Families of students with special needs won an important legal battle when the Supreme Court sided with the parents of an autistic boy who argued that their school district had failed to provide their son a “free and appropriate education.”

The family sued the Douglas County School District for private school tuition after their son, known as “Drew,” made better progress in a private school than he had in a district public school. His parents said Drew hadn’t been learning adequately because the public school’s individualized education program (IEP) was not ambitious enough. Read more

Parent to Parent

This article is part 4 of 10 in the column Simple Words

Pamela Guest is the founder and chief editor of IEP Magazine. “IEP” stands for “Individualized Education Program/Plan.” The IEP is the document developed for each public school child who needs special education. Pamela’s mission is to bring attention to inequities, advocate for change where it is needed, and help parents with the information and knowledge they need to effectively advocate for their children in the public school system.

More importantly, Pamela is the parent of a dyslexic child and struggled throughout her son’s education. She had to learn the ins and outs of the system on her own with little to no support. As my path crossed hers on our journey to help others facing the steep dyslexia hike, our common goals brought us together. Education is her passion and this is my interview with her. Read more

The Plight of Children at Risk in the Ultra-Orthodox Jewish Communities and the Failure of Government and Pandering Politicians to Protect Them

This article is part 7 of 13 in the column Marci A. Hamilton

Children in the United States are routinely sacrificed on the pyre of their parents’ faith by pandering politicians without a moral compass. Children don’t vote but insular religious communities often vote as a bloc mandated by the male officials at the top, and that fact is not lost on power-hungry politicians like those in Utah who let the Fundamentalist Church of Jesus Christ of Latter-day Saints (FLDS) patriarchs marry off girls and abandon boys so that the men will have a better place in heaven. The same relationship between elected officials and the ultra-Orthodox Jewish communities exists: there are known risks to children but these politicians look the other way as they are feted by the rabbis and a community that keeps children at risk. Read more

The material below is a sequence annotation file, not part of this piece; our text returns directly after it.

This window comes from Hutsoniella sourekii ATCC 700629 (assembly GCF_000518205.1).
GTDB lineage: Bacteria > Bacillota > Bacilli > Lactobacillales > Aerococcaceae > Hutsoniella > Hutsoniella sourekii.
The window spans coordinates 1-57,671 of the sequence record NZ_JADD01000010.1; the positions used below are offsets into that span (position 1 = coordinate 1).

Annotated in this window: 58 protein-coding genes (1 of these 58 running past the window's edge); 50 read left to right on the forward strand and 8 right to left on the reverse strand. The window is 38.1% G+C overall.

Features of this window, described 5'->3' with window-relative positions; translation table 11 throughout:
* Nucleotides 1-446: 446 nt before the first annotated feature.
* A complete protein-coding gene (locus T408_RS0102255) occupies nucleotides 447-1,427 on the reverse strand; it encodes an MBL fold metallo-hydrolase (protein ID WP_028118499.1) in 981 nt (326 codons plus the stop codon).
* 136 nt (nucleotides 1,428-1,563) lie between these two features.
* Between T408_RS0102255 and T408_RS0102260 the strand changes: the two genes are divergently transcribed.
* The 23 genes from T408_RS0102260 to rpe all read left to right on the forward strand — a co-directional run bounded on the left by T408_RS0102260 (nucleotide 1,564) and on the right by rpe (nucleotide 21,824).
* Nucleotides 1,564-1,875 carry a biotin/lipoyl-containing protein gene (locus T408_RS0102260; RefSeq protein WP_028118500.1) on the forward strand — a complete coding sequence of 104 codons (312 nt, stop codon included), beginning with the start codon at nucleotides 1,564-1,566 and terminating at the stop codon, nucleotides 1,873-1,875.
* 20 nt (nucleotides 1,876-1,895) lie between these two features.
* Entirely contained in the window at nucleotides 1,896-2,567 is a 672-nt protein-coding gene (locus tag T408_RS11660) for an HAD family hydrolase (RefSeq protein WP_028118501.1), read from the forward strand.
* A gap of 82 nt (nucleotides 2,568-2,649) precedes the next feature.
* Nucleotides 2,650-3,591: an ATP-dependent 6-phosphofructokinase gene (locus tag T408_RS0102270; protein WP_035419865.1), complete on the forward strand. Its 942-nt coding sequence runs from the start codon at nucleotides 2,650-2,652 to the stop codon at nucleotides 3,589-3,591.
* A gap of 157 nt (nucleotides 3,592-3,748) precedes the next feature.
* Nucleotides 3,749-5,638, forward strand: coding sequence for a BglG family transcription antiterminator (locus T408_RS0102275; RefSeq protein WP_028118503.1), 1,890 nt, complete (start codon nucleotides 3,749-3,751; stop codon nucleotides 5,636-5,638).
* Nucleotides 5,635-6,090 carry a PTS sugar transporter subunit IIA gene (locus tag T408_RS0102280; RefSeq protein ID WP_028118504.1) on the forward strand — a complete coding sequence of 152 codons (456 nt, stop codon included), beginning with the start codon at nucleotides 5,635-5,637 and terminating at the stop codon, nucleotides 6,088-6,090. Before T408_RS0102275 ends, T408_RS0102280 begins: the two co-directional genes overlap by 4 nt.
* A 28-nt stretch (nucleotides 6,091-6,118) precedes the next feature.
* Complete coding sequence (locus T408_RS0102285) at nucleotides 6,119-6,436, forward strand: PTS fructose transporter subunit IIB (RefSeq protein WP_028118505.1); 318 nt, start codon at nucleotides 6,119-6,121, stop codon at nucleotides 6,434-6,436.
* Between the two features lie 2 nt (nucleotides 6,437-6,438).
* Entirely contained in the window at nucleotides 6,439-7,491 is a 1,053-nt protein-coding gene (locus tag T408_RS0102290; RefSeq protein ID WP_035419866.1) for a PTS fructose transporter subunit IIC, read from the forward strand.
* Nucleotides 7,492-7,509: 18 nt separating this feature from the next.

Mom, You’re Not So Good at Danish Yet

This article is part 2 of 4 in the column American Mom In Denmark

Our family is about to celebrate the two-year anniversary of our arrival in Denmark, known to the expat community here as a “Danniversary.” So here we are, two years into this Danish adventure, and I’m sorry to say that the following is the most successful unscripted conversation in Danish that I’ve had with a stranger yet (translation mine).

Cashier: Oh, I see your cats very well like to eat.
Me: Yes. Yes. That they do. Read more

Eight Guidelines for Parents of Dyslexic Children

This article is part 3 of 10 in the column Simple Words

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Dyslexia is frequently called a hidden disability. Although many, including me, would challenge using the word “disability,” the word “hidden” rings true.

Dyslexia can be invisible to someone who does not know what symptoms to look for. So as parents, we often trust medical or educational personnel to catch dyslexia symptoms and educate us on what needs to be done to help our children. This can be a big mistake.

As a parent of a dyslexic child, I have learned what works and what doesn’t work, and have condensed my experiences into these eight guidelines. Read more